Noie: Group effort from tight ends good for No. 3 Notre Dame
It’s a relatively stress-free 30-something mile drive from the far northwest suburbs of Chicago to Ryan Field on the campus of Northwestern University.
Just flow east on Lake-Cook Road, then slide south on the Edens Expressway. Exit at Old Orchard Road eastbound and wind through some surface streets — a quick left here, a quicker right there — until the football stadium appears on the left. If you hit Lake Michigan (not literally) it’s time to turn around.
It’s a ride that Notre Dame sophomore tight end Cole Kmet planned to make occasionally from his Barrington home. Maybe catch a Big Ten football game when his high school schedule allowed. Especially when one team — Purdue — was in town. That’s where his father, Frank, was a standout defensive lineman. Each time Purdue popped onto the Northwestern schedule, the Kmets made plans to go. Drive over. Tailgate. Soak up a fall college football Saturday.
The plans always crumbled for one reason or another. Mainly, one reason.
“My dad always tried to go and then it would always fall through,” Kmet said. “He just didn’t want to make the drive. He’d rather watch it from home.”
Going to college football games in and around the Chicago area also didn’t rank high on Kmet’s must-do list as he was becoming a premier tight end prospect at St. Viator High School in Arlington Heights. After playing a high school game on a Friday night, then having team meetings on Saturday mornings, he also preferred the couch to the grandstands of Evanston or Champaign or over the border up in Madison to watch Big Ten football.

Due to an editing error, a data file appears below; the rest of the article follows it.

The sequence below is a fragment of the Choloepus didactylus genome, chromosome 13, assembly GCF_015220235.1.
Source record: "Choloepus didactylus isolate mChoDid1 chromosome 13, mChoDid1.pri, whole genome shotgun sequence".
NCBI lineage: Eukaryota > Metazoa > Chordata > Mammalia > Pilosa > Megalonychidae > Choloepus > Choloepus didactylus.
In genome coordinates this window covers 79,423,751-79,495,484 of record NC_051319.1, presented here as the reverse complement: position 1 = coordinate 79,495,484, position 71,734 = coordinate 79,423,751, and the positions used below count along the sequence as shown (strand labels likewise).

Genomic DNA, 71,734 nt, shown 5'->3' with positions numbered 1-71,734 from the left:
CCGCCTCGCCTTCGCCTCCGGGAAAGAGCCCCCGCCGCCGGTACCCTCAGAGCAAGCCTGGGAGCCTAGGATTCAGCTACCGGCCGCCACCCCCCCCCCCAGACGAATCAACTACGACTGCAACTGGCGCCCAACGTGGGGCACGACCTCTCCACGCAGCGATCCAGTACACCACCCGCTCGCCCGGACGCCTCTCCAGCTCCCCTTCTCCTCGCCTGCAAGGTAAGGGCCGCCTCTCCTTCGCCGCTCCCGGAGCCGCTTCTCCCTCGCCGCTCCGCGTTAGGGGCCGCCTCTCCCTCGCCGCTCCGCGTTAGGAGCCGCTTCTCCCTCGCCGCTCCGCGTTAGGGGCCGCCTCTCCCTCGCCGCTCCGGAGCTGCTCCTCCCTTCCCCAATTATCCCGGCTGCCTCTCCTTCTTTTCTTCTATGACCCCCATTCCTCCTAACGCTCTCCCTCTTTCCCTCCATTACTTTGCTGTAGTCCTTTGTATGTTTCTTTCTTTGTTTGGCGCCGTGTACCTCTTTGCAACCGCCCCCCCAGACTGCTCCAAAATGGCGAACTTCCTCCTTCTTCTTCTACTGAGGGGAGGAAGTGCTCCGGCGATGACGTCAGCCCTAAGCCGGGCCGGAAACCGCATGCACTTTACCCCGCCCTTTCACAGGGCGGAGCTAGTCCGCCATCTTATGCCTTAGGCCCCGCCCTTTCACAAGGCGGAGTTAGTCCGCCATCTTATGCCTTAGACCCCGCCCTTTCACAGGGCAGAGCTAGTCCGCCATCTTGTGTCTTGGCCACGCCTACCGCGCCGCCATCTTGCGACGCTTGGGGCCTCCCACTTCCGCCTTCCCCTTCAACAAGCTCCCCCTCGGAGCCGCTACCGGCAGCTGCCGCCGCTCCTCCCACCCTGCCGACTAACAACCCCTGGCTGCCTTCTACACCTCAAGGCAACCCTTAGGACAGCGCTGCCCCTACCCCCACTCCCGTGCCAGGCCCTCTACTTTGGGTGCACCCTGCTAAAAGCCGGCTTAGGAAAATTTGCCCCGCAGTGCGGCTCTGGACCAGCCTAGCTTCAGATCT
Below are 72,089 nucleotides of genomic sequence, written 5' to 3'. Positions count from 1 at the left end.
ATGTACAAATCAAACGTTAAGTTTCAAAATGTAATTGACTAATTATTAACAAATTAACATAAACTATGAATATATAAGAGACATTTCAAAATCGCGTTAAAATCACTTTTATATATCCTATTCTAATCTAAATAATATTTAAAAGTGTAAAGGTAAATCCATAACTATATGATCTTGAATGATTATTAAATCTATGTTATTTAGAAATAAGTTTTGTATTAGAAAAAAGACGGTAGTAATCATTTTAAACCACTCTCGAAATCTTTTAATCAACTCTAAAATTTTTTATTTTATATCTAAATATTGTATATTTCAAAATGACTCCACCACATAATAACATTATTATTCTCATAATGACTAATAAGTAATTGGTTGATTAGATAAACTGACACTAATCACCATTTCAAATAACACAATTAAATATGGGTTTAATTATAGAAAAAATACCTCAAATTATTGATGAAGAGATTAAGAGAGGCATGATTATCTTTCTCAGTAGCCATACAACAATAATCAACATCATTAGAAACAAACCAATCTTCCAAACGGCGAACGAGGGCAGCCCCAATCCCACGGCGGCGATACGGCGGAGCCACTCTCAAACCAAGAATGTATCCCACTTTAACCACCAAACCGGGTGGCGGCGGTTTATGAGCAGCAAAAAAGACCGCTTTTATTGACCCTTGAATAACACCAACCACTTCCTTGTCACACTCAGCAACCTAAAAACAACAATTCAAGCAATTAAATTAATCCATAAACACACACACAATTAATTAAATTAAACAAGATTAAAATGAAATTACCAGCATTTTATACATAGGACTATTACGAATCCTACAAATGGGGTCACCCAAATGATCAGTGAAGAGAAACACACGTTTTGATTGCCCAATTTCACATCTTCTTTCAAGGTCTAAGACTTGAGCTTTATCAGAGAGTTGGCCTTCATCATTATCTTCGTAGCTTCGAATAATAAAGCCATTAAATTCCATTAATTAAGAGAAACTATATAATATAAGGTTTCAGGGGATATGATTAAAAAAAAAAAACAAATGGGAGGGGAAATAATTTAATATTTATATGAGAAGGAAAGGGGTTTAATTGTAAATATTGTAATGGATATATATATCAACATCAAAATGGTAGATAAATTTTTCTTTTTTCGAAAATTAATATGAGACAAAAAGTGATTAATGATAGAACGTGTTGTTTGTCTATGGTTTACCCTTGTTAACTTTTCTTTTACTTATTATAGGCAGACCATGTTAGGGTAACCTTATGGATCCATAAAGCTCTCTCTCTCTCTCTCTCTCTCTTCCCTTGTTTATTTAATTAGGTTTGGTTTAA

Heck, the first time Kmet even attended a college game came when he was in high school and made his official visit to Notre Dame.
“I just never made it out,” Kmet said of seeing games while growing up in the ‘burbs.
Kmet, his parents and his family, and a host of friends will find their way to Chicago’s North Shore on Saturday when No. 3 Notre Dame (8-0) makes its first visit to Ryan Field (once known to locals as Dyche Stadium) since 1976.
One week after the Irish embarked on their longest road trip of the season (a combined 4,300 miles aboard a 737 to and from San Diego), they take their shortest (a two-hour, 103-mile bus ride around Lake Michigan) to Evanston. The team will headquarter in a downtown Chicago hotel. It’s the first time that Notre Dame plays in the Chicago area since 2012 when it hosted Miami (Fla.) at Soldier Field and the first time Kmet plays as a collegiate back in his home state.
None of that really matters. It might to his family. But not to him. It can’t.
“It’s going to be a lot of fun,” Kmet said. “It’s a big game, obviously, (but) you treat it like just another game. This is a unique game and you have to bring energy.”
While Kmet never has seen Northwestern, fellow tight end Nic Weishar knows the campus well. His mother, Jean, played volleyball for the Wildcats. His grandfather played football there. Weishar was recruited by coach Pat Fitzgerald. He spent a chunk of time watching the Wildcats growing up in south-suburban Midlothian. If he wasn’t watching from the Ryan Field stands, he was tuning in for their early kickoff on TV.
“I was always kind of a fan,” Weishar said. “They were always popular in my household. I have a lot of respect for the program and the coaching staff.”
It seems like another lifetime ago, but Weishar was a freshman on the Notre Dame team that lost to Northwestern, 43-40 in overtime, in South Bend in 2014. Saturday is the first time the teams have played since. It will be a sellout. It will be on national television. It will be at night. It will be big. There’s a lot riding on this one for both teams, but when is that not the case at Notre Dame?
“Being around five years, I’ve played in a lot of big games,” Weishar said. “This is a huge game for us (but) you just gotta treat it as another big game.”